And you don't even have to stop with the lights. If you have one of those giant inflatable outdoor snowman, then put that on your plug-in module too. As long as you don't exceed the load limit, then you're good to go! A few plug-in modules will really allow you to get wild. And it's all super easy to set up! If you have any questions about automation, then forward them over to support@alarmgrid.com, and we'll be happy to help. Our team is here from 9am to 8pm ET M-F to answer your questions. We look forward to hearing from you!

Tags: , , , , , , , ,

Comments


Posted By

Just last month, we announced that we were offering the Linear GD00Z-7 Z-Wave Plus Garage Door Controller. Well that product was short-lived, as it has already been discontinued and replaced by the GoControl GD00Z-8-GC Z-Wave Plus Garage Door Controller, which is now available on our site.

The GoControl and Linear brands are often used interchangeably. They are both used to identify automation offerings from Nortek Control, which is also the parent company of 2GIG. Whether the company decides to brand a product as GoControl or Linear usually isn't very important, as they basically represent the same product lineups from Nortek Control.

As you may recall, the various smart garage door controllers offered from Nortek through the years have usually been sold under the Linear banner. Some of these products include the Linear GD00Z-4, the Linear GD00Z-5 and, of course, the Linear GD00Z-7 that we mentioned earlier. From what we can tell, the introduction of the GoControl GD00Z-8-GC was only done to rebrand the product as GoControl instead of Linear. We say that because, from what we can tell, the Linear GD00Z-7 and GoControl GD00Z-8-GC are virtually identical, other than the name written across the front.

This isn't a bad thing though, as the Linear GD00Z-7 was an excellent product. All of the same great features return for the GoControl GD00Z-8-GC. It is a Z-Wave Plus garage door controller that is wired to your garage door motor. By pairing the device with your Z-Wave hub, you can open and close your garage door and check its current status remotely. This is done by using a compatible interactive automation platform for the Z-Wave controller, such as Alarm.com. You can also include it with smart scenes for automatic operation.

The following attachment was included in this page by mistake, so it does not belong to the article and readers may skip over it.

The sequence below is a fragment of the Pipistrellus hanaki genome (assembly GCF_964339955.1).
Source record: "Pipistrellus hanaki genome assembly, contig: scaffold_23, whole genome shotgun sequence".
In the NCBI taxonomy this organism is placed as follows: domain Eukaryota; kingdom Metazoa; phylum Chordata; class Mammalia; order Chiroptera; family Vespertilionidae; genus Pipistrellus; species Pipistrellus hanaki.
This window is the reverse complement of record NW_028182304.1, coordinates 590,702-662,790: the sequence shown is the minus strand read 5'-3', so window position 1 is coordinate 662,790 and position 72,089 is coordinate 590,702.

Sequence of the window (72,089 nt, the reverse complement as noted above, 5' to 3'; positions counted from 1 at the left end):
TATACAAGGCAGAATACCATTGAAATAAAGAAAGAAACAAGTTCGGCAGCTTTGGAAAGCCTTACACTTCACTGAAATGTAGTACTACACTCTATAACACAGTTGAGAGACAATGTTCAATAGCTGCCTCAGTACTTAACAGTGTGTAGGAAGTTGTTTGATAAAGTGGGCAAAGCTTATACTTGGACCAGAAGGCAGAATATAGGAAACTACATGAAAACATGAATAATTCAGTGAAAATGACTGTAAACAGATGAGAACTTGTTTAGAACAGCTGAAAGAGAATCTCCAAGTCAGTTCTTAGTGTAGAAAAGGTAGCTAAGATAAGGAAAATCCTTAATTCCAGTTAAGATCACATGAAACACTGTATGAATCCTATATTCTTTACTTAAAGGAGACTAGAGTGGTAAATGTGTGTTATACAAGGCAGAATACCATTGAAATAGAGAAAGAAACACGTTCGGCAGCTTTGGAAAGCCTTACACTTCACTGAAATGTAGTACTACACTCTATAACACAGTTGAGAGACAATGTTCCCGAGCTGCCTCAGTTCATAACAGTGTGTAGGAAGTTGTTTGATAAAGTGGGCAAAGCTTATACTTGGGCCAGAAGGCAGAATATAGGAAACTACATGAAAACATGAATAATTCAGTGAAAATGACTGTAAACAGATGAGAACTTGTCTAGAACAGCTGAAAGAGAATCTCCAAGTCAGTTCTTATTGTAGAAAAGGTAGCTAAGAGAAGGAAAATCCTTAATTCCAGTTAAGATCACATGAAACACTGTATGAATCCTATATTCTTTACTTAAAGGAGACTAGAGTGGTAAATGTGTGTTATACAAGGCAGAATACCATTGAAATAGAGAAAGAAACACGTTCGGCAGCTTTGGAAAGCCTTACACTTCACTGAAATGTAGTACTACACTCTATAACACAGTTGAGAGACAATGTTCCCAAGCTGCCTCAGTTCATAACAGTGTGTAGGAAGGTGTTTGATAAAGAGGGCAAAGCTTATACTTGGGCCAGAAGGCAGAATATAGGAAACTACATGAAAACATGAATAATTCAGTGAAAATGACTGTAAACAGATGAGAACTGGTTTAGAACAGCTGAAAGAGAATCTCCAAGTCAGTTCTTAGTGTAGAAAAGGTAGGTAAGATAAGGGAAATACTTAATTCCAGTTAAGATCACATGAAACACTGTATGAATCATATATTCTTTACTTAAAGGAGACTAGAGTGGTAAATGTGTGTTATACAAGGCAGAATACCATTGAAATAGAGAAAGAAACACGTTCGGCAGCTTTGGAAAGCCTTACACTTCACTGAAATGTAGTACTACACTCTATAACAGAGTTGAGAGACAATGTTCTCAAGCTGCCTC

Just like its predecessors, the GoControl GD00Z-8-GC cannot check the open/close status of the garage door on its own. Instead, it interfaces with a tilt sensor that is installed on top of the garage door. This tilt sensor will relay status to the GD00Z-8-GC so that it knows whether the garage door is opened or closed. This tilt sensor comes included with the product, so you do not need to purchase one separately.

An exception to the above rule is if you wish to have the garage door monitored by your burglar alarm system. The tilt sensor that comes included only conveys the garage door status to the GD00Z-8-GC, not to the alarm panel being used. So, if you want to monitor the state of the garage door as a part of your alarm system, then you will need to purchase a separate, compatible garage door sensor.

Also returning to the GoControl GD00Z-8-GC is the ability to utilize the S2 Security Protocol with Z-Wave Plus controllers that support S2. This security suite offers advanced levels of protection to keep your automation equipment safe. We recently did a great post on the S2 Security Protocol, which you can check out here. Keep in mind that the same compatibility restrictions of the older Linear and GoControl Garage Door Controllers also apply to the GD00Z-8-GC. This means that you cannot interface the unit with the Honeywell Lyric or the Honeywell LYNX Touch Panels. Make sure to check compatibility before purchasing.